• Start a new “night watchman training” business with extremely comfortable suspiciously-apartment-sized rooms, and charge people a rent-sized amount of money for on-the-job training / courses for students. (If the students somehow fail to stay awake, they can just keep paying for the course as long as they want.)
  • Start a “sleep study clinic” (Figure 2). Normally, this is a legitimate business that diagnoses sleep apnea and other issues. Our modified version would be similar, but cheaper to set up, since it would not require any expensive medical equipment: in fact, the only piece of equipment supplied is a 5-dollar stopwatch (included with the apartment). When a resident is about to go to sleep, they can start the stopwatch, and when they wake up, they will have a vague idea of how long they were asleep. Naturally, this would be a paid service (costing about the same as the prevailing rent in the local neighborhood).

 

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Fig. 2: By converting this building from a traditional office to a “sleep study clinic,” it will be completely non-suspicious to see a bunch of rooms that look like furnished apartments, occupied by residents who stay there overnight.

Conclusion:

This is a plan that some developer should definitely try, just to see what happens.

PROS: Might help people rethink their established notions of what a “normal” commute should be.

CONS: Some overzealous “spirit of the law, not the letter of the law” lawyers and city council members would definitely put an end to a scheme like this. Also you might go to prison and/or owe somebody a bunch of money in fines.

Even a tiny apartment can feel huge, thanks to motorized “slithering furniture” (or “slitherniture”). Replace your old furniture now!

Background:

It’s difficult to move heavy furniture around, so furniture is usually positioned for general use, even if there are specific setups that would be better for rare situations.

For example, your home might have a room that would be best configured in one way for watching movies, but a different way for a Thanksgiving dinner.

The issue:

Unfortunately, it doesn’t make sense to move your furniture around every time you want to watch a movie, so furniture is almost always set up in a “good enough” general configuration. Until now, that is!

Proposal:

If furniture could “magically” move around on its own, it would be easy to have a room reconfigure itself so that you could, for example:

  • Optimize a room for exercise / yoga (Figure 2a), with a large empty space in the middle.
  • Have a “poker night” configuration (Figure 2b) where seating is clustered around a central table.
  • Have a single wall in your house dedicated as an indoor climbing wall, along with a padded floor mat that would slide out from “nowhere” (perhaps from under a dresser or sofa).
  • Have a large dining table that can automatically hide itself away when dinner is over.

Various layouts could be saved as furniture presets (Figure 1) that would be accessible at the press of a button. (This would be similar to how presets work on a motorized standing desk.)

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Fig. 1: All four of these layouts contain the same furniture, except for the red futon, which is mysteriously absent from the Yoga Zone layout. Maybe it slithered its way into another room.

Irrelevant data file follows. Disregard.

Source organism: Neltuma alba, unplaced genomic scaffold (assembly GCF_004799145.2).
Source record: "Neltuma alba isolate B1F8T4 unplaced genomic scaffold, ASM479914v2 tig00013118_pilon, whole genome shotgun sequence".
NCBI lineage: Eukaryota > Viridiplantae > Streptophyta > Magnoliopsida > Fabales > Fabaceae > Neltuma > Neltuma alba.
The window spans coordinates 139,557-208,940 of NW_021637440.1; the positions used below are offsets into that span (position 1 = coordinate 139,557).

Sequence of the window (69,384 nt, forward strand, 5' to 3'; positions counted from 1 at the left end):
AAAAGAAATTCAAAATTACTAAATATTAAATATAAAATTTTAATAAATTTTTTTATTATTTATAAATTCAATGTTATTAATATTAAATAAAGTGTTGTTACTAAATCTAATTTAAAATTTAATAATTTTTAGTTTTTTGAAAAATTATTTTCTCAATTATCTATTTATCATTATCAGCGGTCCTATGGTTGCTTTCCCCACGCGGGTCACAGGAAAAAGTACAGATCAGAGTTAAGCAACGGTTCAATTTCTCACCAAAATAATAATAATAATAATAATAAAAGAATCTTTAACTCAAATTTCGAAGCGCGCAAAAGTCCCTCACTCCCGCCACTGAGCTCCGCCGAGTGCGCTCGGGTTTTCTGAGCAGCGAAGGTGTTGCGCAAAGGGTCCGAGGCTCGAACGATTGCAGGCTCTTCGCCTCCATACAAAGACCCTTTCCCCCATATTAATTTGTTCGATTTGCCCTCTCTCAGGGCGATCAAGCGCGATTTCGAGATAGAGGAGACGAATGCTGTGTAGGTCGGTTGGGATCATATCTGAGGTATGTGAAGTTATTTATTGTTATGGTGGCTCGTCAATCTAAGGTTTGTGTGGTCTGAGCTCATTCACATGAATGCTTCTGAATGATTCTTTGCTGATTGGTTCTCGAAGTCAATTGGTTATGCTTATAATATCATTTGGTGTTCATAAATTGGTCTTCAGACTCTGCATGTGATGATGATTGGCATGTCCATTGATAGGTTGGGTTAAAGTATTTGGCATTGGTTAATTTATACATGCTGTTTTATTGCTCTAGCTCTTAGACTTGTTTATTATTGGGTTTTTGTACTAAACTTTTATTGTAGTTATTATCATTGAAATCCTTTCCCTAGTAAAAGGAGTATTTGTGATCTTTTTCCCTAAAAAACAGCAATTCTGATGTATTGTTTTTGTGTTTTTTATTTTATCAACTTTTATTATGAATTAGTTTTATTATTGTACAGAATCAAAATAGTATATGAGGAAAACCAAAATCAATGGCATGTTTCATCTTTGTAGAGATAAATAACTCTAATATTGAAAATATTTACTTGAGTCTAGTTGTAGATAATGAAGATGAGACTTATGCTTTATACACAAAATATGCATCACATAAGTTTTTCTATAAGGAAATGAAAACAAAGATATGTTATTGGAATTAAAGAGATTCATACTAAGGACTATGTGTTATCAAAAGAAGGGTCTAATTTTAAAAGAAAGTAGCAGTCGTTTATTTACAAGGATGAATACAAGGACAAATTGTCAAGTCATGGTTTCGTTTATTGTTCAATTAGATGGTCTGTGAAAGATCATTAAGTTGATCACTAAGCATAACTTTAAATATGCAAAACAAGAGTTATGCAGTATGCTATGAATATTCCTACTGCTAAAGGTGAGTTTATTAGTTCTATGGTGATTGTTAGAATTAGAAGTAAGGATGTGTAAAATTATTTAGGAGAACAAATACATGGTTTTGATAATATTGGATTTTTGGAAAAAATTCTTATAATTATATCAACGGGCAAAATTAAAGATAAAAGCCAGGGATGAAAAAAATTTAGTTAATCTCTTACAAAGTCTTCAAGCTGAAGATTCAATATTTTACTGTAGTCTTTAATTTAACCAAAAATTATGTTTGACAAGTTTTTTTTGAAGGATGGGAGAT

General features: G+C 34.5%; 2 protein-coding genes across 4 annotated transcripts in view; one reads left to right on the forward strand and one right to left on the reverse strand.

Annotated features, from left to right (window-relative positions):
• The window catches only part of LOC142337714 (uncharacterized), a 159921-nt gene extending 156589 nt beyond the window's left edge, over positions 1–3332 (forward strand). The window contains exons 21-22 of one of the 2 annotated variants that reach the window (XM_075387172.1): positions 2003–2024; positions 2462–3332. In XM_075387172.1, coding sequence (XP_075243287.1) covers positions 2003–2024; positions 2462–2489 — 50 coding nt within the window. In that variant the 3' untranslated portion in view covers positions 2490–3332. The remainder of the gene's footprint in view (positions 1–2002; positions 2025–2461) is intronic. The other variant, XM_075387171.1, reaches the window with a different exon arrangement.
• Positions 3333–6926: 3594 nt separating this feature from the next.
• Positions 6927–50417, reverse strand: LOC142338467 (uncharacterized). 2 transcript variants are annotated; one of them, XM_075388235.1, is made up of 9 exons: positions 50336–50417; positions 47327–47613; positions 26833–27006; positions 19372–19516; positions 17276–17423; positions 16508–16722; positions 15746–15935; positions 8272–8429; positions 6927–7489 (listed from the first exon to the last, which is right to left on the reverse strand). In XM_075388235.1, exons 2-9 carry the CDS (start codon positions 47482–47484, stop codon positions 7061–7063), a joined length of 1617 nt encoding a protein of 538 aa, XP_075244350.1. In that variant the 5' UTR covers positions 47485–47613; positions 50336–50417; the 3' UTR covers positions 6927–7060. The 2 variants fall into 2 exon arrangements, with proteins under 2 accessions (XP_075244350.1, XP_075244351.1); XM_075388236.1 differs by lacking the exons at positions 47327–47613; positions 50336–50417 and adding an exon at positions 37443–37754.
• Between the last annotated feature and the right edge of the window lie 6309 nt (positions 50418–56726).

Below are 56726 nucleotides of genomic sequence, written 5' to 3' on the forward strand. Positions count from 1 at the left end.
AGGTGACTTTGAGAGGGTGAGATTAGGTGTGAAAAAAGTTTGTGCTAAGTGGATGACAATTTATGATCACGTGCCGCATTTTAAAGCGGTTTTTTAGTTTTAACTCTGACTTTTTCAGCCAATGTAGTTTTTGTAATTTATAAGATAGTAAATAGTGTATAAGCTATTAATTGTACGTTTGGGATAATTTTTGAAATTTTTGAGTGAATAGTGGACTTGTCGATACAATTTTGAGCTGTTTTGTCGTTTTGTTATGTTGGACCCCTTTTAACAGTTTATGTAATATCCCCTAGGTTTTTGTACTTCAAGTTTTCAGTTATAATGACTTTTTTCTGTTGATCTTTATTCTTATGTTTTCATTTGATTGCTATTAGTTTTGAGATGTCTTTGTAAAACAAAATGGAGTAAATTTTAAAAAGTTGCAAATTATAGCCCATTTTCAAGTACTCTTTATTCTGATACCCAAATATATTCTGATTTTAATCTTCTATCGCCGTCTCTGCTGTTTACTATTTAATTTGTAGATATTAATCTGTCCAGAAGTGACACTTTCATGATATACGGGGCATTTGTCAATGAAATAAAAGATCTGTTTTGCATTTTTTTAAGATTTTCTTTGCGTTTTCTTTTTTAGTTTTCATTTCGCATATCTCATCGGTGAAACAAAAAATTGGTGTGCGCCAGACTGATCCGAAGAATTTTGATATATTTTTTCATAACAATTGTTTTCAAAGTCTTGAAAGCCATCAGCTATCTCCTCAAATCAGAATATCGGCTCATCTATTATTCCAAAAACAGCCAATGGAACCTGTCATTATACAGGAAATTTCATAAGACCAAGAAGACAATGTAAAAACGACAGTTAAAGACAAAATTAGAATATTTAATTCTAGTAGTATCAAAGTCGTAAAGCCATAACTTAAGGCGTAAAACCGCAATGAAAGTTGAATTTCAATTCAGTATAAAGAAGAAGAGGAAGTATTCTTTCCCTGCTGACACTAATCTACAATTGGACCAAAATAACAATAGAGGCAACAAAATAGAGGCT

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Fig. 2a: An example “yoga” layout, where the center of the room is cleared. These 3D views were generated using the program “Sweet Home 3D” (http://www.sweethome3d.com/) on the Mac.

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Fig. 2b: A “poker night” layout, featuring seating is arranged around an uncomfortably-low coffee table.

 

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Fig. 2c: A “movie night” configuration that focuses on the television.

Method of implementation:

Each furniture leg would sit atop a motorized omni-directional wheel.

Any time you need to reconfigure a room, you just push a single button (perhaps labeled “THANKSGIVING DINNER” or “YOGA STUDIO”), and the furniture rolls into the pre-determined new configuration.

The furniture would need a few sensors in it, so that it would be able to detect unexpected obstacles / pets / etc. in the way.

It might be annoying to keep your furniture batteries charged, so the motorized furniture could automatically seek out power outlets and charge itself overnight while the homeowner is sleeping. (As a proof-of-concept of this idea, the Roomba vacuuming robot is capable of automatically returning itself to a charging station.)

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Fig. 2d: This is what the room above might look like in an awkward but perhaps “good enough” default configuration that isn’t optimized for any specific use case.

Conclusion:

You should throw out all of your existing furniture and get new Internet-connected furniture with powered wheels.

The problem of dealing with plugged-in electronics (like a television or set of speakers) is left as an exercise to the reader.

PROS: Even a small apartment can now feel enormous, since it can be reconfigured for every use case.

CONS: This “Internet of things” furniture will probably be hacked by someone who will randomly move your furniture around just for amusement.

Replace your windows with television screens: save thousands of dollars of rent a year by VIRTUALLY moving your home or office to an expensive location, without paying any more rent!

Background:

People generally enjoy having a good view from their home or office windows.

However, some locations have a bad view (e.g. a dark alley or cement wall) or cannot accommodate windows at all (e.g. interior offices or basements).

Proposal:

Modern flatscreen displays can be as large as office windows (and some types consume very little electricity).

Thus, we can replace the nonexistent and/or bad windows with large-screen television monitors.

In order to provide a convincing view of the “outdoors” on these screens, we only need two things: